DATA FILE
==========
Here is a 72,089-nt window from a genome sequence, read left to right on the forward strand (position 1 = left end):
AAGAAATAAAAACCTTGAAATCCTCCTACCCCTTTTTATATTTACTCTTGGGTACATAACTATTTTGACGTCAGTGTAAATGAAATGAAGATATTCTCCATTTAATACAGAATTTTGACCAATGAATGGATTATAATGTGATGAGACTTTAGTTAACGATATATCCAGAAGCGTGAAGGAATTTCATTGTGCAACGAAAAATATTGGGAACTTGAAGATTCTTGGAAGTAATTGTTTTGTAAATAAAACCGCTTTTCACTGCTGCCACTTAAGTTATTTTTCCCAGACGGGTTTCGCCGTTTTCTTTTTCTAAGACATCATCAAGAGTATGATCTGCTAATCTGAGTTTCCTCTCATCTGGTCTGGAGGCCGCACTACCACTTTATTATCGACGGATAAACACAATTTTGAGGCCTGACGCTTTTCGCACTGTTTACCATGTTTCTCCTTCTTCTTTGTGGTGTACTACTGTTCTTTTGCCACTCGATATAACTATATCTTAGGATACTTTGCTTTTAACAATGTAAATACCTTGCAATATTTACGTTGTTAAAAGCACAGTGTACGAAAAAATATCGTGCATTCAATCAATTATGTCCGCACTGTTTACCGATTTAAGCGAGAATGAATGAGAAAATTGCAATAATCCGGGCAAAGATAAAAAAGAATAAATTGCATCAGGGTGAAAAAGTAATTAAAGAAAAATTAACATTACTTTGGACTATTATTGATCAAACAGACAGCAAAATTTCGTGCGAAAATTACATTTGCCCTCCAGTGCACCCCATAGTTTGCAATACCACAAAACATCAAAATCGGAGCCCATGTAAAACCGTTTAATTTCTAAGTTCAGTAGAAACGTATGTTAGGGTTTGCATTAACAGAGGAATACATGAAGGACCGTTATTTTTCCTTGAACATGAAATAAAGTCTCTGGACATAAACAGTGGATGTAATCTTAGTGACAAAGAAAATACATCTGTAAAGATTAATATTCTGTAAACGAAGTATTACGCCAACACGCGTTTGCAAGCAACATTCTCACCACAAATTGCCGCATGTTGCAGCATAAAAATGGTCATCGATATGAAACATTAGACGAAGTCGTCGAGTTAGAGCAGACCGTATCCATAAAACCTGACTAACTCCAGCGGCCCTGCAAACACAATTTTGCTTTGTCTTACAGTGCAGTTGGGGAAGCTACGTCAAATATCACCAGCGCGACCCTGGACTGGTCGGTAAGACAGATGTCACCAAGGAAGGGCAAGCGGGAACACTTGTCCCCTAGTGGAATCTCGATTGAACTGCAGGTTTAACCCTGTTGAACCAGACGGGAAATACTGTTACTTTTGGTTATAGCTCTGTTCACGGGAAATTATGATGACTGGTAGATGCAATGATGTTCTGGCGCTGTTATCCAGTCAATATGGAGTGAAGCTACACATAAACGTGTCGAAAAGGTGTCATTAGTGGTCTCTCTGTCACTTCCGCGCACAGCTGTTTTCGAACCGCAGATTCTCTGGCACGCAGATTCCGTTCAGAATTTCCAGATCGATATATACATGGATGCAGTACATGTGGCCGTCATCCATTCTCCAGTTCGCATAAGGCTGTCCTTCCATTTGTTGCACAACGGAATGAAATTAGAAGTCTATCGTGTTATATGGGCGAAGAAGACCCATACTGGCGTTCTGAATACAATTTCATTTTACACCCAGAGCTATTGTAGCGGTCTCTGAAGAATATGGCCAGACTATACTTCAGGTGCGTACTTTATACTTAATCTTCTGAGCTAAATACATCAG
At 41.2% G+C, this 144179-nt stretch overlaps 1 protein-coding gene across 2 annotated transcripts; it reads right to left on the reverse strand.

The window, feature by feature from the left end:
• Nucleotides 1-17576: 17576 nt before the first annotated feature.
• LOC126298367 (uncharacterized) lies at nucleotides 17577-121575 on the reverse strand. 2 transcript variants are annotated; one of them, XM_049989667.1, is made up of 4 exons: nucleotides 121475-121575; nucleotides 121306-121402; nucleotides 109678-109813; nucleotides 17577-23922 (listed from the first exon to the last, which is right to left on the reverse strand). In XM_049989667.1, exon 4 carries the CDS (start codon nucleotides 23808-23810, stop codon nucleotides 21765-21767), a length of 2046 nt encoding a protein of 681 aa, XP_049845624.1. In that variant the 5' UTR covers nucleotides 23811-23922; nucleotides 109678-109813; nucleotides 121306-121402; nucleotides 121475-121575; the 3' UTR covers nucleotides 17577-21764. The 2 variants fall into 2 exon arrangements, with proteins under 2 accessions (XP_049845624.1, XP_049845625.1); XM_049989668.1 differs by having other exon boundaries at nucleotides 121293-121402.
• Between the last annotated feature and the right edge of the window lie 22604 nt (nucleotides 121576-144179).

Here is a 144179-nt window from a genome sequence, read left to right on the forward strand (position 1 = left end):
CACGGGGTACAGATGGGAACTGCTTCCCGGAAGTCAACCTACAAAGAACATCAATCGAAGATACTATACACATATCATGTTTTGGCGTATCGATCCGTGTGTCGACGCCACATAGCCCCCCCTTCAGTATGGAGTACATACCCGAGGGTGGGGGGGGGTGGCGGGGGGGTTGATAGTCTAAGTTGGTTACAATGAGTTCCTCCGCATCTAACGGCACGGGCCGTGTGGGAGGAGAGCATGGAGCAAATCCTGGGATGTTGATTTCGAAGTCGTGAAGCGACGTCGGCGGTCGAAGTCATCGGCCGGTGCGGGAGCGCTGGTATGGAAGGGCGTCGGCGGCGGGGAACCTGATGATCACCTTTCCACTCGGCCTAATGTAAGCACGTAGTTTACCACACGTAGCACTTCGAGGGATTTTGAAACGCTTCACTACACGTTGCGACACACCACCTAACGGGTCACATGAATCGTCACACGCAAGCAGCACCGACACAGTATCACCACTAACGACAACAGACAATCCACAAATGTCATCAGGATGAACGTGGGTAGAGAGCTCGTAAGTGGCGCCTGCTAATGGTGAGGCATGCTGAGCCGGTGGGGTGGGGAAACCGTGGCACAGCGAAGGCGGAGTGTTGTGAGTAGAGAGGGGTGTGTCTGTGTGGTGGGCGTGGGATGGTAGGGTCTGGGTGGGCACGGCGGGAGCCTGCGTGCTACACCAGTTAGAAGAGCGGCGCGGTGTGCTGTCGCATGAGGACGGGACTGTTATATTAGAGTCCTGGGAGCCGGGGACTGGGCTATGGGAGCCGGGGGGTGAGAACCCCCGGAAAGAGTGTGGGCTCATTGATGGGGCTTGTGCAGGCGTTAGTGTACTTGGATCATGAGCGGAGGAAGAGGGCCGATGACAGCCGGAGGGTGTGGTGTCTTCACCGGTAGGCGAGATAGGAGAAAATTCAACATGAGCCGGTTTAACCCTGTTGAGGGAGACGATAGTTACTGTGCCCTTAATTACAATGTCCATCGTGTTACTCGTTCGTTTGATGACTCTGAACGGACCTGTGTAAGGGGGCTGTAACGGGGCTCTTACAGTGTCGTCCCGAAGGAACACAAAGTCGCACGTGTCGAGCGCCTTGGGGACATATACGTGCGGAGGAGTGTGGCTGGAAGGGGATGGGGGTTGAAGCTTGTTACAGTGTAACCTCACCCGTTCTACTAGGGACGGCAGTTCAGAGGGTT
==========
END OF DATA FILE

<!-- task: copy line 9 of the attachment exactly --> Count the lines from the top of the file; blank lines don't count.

CACGGGGTACAGATGGGAACTGCTTCCCGGAAGTCAACCTACAAAGAACATCAATCGAAGATACTATACACATATCATGTTTTGGCGTATCGATCCGTGTGTCGACGCCACATAGCCCCCCCTTCAGTATGGAGTACATACCCGAGGGTGGGGGGGGGTGGCGGGGGGGTTGATAGTCTAAGTTGGTTACAATGAGTTCCTCCGCATCTAACGGCACGGGCCGTGTGGGAGGAGAGCATGGAGCAAATCCTGGGATGTTGATTTCGAAGTCGTGAAGCGACGTCGGCGGTCGAAGTCATCGGCCGGTGCGGGAGCGCTGGTATGGAAGGGCGTCGGCGGCGGGGAACCTGATGATCACCTTTCCACTCGGCCTAATGTAAGCACGTAGTTTACCACACGTAGCACTTCGAGGGATTTTGAAACGCTTCACTACACGTTGCGACACACCACCTAACGGGTCACATGAATCGTCACACGCAAGCAGCACCGACACAGTATCACCACTAACGACAACAGACAATCCACAAATGTCATCAGGATGAACGTGGGTAGAGAGCTCGTAAGTGGCGCCTGCTAATGGTGAGGCATGCTGAGCCGGTGGGGTGGGGAAACCGTGGCACAGCGAAGGCGGAGTGTTGTGAGTAGAGAGGGGTGTGTCTGTGTGGTGGGCGTGGGATGGTAGGGTCTGGGTGGGCACGGCGGGAGCCTGCGTGCTACACCAGTTAGAAGAGCGGCGCGGTGTGCTGTCGCATGAGGACGGGACTGTTATATTAGAGTCCTGGGAGCCGGGGACTGGGCTATGGGAGCCGGGGGGTGAGAACCCCCGGAAAGAGTGTGGGCTCATTGATGGGGCTTGTGCAGGCGTTAGTGTACTTGGATCATGAGCGGAGGAAGAGGGCCGATGACAGCCGGAGGGTGTGGTGTCTTCACCGGTAGGCGAGATAGGAGAAAATTCAACATGAGCCGGTTTAACCCTGTTGAGGGAGACGATAGTTACTGTGCCCTTAATTACAATGTCCATCGTGTTACTCGTTCGTTTGATGACTCTGAACGGACCTGTGTAAGGGGGCTGTAACGGGGCTCTTACAGTGTCGTCCCGAAGGAACACAAAGTCGCACGTGTCGAGCGCCTTGGGGACATATACGTGCGGAGGAGTGTGGCTGGAAGGGGATGGGGGTTGAAGCTTGTTACAGTGTAACCTCACCCGTTCTACTAGGGACGGCAGTTCAGAGGGTT